From a Master’s thesis, The scientific revolution’s axiomatic rejection of magical thinking : the case of astrology in England (1600-1700):
“Over the course of the next three centuries the Church would actually fluctuate between policies of toleration and persecution of astrologers though, with some Church leaders even taking an avid interest in astrology.
For instance, despite the widespread assault on witchcraft and magic brought about by the Protestant Reformation, and the strong anti-astrology stance taken by Protestant leaders like Luther, Calvin, and Zwingli, we have the example of Phillip Melancthon, who, as dedicated as he was to Luther’s ideals for Church reform, never renounced his belief in a valid and divinely sanctioned science of astrology.
He was able not only to maintain his devout faith in Christianity, but could combine it with a decidedly judicial view of astrology:
“What is true discipline except the ruling of life, but this is impossible if the distant causes are unknown. This divining art is manifestly necessary to the conduct of life, for it shows what one’s natural inclinations are and allows one to exercise one’s good qualities and bridle one’s vicious instincts.”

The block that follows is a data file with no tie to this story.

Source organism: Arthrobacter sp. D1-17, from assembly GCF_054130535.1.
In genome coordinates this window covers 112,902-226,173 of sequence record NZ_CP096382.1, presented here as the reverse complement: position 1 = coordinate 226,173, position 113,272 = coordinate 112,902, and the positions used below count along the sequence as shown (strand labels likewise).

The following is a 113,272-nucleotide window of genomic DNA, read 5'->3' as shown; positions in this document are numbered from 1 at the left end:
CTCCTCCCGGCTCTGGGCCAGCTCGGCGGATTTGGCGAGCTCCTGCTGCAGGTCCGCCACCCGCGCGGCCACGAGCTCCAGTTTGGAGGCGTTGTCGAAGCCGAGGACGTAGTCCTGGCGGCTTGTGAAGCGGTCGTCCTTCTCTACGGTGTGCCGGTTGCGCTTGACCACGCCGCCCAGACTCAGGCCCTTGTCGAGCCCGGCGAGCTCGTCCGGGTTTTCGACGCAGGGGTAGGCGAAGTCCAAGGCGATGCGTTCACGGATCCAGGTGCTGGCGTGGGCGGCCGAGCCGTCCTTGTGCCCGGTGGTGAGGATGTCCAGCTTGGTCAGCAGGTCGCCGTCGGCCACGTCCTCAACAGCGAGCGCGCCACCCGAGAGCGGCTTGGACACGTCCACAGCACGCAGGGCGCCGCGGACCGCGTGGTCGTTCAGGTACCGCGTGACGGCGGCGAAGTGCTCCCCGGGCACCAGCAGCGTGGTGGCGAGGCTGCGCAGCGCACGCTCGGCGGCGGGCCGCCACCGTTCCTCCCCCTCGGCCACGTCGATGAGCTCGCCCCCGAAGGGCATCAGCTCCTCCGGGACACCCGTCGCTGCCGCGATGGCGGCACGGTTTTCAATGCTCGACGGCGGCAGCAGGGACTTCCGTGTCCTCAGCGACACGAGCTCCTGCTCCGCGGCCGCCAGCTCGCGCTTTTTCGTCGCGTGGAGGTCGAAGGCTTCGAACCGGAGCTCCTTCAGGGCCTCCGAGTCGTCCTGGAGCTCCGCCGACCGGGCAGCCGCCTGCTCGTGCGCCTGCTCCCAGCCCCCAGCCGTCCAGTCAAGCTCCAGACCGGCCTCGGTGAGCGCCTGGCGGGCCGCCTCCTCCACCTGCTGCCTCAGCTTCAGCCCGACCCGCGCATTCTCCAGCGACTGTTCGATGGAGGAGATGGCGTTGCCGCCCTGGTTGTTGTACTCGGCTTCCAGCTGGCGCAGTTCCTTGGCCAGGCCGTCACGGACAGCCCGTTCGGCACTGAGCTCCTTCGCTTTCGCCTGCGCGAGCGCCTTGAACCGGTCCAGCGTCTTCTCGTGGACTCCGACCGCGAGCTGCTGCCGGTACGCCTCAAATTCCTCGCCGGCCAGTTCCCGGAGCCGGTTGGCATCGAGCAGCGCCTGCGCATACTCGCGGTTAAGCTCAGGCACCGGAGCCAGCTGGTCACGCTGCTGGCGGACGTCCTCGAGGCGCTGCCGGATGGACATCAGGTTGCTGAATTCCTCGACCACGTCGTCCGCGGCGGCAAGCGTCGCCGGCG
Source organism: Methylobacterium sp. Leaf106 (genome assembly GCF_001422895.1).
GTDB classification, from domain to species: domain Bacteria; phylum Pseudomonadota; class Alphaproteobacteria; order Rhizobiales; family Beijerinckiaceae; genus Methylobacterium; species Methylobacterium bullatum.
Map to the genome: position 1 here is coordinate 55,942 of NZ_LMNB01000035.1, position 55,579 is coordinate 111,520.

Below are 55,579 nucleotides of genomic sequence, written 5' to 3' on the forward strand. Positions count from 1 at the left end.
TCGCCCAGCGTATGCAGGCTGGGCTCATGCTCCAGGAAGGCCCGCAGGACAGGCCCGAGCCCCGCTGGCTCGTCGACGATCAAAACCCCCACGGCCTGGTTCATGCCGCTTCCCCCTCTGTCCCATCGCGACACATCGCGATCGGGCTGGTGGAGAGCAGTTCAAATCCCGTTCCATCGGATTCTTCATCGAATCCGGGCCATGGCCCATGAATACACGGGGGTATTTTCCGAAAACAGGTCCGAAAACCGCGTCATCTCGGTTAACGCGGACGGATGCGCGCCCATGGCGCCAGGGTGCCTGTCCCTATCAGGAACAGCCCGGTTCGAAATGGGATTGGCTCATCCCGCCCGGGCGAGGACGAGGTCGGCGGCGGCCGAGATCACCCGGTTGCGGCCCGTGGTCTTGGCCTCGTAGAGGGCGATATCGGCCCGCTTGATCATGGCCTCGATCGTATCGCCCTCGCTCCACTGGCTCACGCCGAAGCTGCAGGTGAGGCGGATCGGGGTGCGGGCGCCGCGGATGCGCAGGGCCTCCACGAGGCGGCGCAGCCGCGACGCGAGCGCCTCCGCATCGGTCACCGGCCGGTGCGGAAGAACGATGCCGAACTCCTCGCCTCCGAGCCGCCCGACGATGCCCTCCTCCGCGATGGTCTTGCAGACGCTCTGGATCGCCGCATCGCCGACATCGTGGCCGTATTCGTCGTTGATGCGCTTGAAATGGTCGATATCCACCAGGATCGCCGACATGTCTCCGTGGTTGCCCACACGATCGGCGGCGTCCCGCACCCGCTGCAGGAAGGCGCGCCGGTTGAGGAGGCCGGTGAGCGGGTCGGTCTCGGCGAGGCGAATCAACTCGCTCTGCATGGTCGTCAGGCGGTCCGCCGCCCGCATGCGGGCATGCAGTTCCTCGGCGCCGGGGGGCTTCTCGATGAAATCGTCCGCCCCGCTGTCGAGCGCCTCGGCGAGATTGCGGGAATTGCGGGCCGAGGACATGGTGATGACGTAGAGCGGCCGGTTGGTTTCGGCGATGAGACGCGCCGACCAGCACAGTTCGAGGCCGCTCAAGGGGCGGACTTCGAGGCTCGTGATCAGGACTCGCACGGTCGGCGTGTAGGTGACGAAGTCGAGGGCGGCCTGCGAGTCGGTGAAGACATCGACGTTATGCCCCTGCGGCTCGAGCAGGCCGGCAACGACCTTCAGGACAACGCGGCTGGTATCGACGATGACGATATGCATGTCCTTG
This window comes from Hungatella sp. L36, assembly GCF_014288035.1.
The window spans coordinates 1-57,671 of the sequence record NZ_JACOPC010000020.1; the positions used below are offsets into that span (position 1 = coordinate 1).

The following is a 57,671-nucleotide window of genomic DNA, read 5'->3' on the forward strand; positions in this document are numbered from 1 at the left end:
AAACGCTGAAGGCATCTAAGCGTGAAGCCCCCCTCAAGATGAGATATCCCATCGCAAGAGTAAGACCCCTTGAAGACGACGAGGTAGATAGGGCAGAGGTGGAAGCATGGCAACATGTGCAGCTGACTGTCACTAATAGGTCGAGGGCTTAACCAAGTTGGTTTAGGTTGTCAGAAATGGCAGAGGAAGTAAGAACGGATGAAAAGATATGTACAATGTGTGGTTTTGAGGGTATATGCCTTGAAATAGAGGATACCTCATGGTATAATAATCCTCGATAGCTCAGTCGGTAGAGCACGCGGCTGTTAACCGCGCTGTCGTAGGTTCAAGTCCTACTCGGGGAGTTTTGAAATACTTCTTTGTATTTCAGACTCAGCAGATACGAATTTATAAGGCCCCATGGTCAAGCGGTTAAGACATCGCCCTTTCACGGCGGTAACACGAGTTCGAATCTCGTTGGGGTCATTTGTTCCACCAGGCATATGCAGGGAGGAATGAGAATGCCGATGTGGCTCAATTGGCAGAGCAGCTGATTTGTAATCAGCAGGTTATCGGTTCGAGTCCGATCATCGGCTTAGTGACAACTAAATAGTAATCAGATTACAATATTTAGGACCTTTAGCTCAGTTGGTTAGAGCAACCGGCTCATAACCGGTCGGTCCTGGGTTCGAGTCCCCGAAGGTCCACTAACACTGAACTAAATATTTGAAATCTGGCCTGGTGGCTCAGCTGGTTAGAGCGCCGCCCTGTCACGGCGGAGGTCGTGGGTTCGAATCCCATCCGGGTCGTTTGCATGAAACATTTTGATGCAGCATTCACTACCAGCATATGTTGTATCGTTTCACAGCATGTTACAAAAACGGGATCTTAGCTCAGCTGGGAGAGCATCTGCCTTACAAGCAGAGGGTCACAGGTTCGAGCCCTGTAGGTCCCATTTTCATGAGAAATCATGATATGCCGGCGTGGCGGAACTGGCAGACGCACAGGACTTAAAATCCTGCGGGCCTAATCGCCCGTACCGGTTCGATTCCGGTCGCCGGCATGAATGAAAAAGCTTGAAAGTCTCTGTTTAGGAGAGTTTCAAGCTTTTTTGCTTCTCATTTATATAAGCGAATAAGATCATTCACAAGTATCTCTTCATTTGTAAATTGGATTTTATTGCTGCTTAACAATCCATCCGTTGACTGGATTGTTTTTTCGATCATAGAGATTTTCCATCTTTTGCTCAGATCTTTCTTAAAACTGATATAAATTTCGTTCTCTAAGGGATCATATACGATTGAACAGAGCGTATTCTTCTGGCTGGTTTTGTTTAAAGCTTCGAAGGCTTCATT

The story of Faust is a product of, and a commentary on its times and so is our interpretation of it a product of, and a commentary on our own time. A society subject to God is replaced by one which hopes to prosper despite God. Faust’s ambitions are first a threat to God, then they become what ultimately frees us from God.
Johannes Gutenberg’s printing press. Rise of literacy.
Revival of Greek learning (fall of Constantinople). Renaissance.
The historical Georg Faust is believed to have been born in 1480 in Knittlingen.
Georg Helmstetter enrolled at Heidelberg University and got his Master’s Degree in philosophy in 1487. He practiced astrology and alchemy.
Martin Luther begins the Protestant Reformation in Wittenberg.
The historical Faust is said to have died.
Copernicus shows that Earth is not the centre of God’s Universe (‘beginning of the scientific revolution’).
The Wolfenbüttel manuscript version of Faust.
Giordano Bruno further discredits the Christian doctrine of the heavens (he is executed in 1600).
The chapbook Historia von Johann D. Fausten published in Frankfurt am Main by Johann Spies.
(1587-1592?) Likely printing of the chapbook’s English translation, The Historie of the damnable life, and deserved death of Doctor John Faustus by ‘P.F.’
Christopher Marlowe’s drama “Tragicall History of the Life and Death of Doctor Faustus.”
(1650s to 1780s) Age of Enlightenment/Age of Reason. Decline of superstition.
Newton’s Principia – ‘the close of the beginning of the scientific revolution.’
The first publication of a version of Johann Wolfgang Goethe’s Faust.
Goethe published Faust. Eine Tragödie.
Goethe’s Faust II published shortly after his death in that year.